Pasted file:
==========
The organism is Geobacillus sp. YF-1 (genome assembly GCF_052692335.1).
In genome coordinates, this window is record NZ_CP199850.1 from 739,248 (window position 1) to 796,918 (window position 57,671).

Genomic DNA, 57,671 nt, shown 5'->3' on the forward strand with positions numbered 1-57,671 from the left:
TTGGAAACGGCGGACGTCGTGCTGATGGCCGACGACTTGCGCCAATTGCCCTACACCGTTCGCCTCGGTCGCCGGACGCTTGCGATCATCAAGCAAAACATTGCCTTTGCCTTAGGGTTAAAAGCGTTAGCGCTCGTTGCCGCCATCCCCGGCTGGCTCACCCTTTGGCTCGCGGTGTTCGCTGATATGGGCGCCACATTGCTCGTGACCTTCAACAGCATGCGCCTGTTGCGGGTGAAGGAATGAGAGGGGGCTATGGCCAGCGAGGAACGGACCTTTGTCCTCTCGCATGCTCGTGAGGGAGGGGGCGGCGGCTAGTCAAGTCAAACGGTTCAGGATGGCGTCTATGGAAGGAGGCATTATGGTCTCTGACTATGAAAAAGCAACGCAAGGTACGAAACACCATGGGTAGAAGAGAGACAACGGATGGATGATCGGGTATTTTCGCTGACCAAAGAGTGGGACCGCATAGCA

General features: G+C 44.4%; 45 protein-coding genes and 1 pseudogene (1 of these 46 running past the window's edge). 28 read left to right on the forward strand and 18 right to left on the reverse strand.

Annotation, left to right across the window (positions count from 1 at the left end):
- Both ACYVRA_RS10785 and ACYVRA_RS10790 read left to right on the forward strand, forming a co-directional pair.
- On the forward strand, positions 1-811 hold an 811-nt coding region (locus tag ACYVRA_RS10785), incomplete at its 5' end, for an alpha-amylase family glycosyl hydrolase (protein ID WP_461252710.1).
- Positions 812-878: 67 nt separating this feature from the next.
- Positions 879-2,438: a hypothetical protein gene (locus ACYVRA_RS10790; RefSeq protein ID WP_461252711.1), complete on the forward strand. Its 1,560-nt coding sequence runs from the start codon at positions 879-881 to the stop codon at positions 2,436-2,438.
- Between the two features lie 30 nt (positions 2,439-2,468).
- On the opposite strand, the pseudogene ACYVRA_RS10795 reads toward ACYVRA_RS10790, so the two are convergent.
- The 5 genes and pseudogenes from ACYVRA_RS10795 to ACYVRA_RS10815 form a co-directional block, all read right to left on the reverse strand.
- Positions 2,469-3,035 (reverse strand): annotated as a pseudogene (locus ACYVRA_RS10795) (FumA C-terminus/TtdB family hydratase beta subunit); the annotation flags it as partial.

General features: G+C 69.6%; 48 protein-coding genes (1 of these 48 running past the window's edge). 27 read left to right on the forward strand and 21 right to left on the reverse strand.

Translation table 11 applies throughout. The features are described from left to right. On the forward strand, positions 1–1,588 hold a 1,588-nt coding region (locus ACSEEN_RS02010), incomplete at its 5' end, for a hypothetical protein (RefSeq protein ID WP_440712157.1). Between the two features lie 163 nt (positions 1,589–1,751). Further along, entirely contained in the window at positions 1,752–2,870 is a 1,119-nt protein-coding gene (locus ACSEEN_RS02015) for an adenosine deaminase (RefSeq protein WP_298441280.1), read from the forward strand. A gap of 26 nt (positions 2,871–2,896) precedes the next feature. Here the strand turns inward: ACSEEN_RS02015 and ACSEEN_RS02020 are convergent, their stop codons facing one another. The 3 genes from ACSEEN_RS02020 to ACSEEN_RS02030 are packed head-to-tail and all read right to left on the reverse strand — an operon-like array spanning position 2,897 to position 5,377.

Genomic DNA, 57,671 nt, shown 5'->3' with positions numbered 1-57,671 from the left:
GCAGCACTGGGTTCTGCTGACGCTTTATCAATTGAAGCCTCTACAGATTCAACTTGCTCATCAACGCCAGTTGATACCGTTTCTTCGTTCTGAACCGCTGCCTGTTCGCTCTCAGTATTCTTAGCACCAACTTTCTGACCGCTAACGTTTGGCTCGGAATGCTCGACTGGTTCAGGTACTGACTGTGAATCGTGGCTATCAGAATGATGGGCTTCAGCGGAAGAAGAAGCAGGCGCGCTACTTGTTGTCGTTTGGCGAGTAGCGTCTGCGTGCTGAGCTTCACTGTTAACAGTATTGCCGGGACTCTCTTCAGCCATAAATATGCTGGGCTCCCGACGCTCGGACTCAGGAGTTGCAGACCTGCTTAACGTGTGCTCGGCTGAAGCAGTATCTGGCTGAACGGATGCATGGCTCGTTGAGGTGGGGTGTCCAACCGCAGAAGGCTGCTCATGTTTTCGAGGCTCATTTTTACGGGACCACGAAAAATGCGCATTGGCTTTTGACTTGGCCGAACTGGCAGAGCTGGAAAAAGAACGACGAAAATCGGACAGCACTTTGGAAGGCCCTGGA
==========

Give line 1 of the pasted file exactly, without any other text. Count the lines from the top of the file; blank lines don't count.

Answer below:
The organism is Geobacillus sp. YF-1 (genome assembly GCF_052692335.1).